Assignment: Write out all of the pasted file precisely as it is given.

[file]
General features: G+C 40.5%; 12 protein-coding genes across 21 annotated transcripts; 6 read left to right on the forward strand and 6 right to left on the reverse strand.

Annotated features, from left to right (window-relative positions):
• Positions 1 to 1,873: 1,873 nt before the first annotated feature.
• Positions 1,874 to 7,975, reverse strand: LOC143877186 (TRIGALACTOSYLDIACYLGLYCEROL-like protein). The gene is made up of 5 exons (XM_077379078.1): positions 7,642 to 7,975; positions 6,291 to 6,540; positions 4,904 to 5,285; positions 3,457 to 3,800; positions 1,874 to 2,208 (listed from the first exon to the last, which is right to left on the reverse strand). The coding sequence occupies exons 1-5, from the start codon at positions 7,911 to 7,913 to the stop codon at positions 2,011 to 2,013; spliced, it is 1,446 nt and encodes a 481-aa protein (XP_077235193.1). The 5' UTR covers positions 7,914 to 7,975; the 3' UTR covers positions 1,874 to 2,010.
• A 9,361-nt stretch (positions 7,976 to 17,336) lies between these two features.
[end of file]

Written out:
General features: G+C 40.5%; 12 protein-coding genes across 21 annotated transcripts; 6 read left to right on the forward strand and 6 right to left on the reverse strand.

Annotated features, from left to right (window-relative positions):
• Positions 1 to 1,873: 1,873 nt before the first annotated feature.
• Positions 1,874 to 7,975, reverse strand: LOC143877186 (TRIGALACTOSYLDIACYLGLYCEROL-like protein). The gene is made up of 5 exons (XM_077379078.1): positions 7,642 to 7,975; positions 6,291 to 6,540; positions 4,904 to 5,285; positions 3,457 to 3,800; positions 1,874 to 2,208 (listed from the first exon to the last, which is right to left on the reverse strand). The coding sequence occupies exons 1-5, from the start codon at positions 7,911 to 7,913 to the stop codon at positions 2,011 to 2,013; spliced, it is 1,446 nt and encodes a 481-aa protein (XP_077235193.1). The 5' UTR covers positions 7,914 to 7,975; the 3' UTR covers positions 1,874 to 2,010.
• A 9,361-nt stretch (positions 7,976 to 17,336) lies between these two features.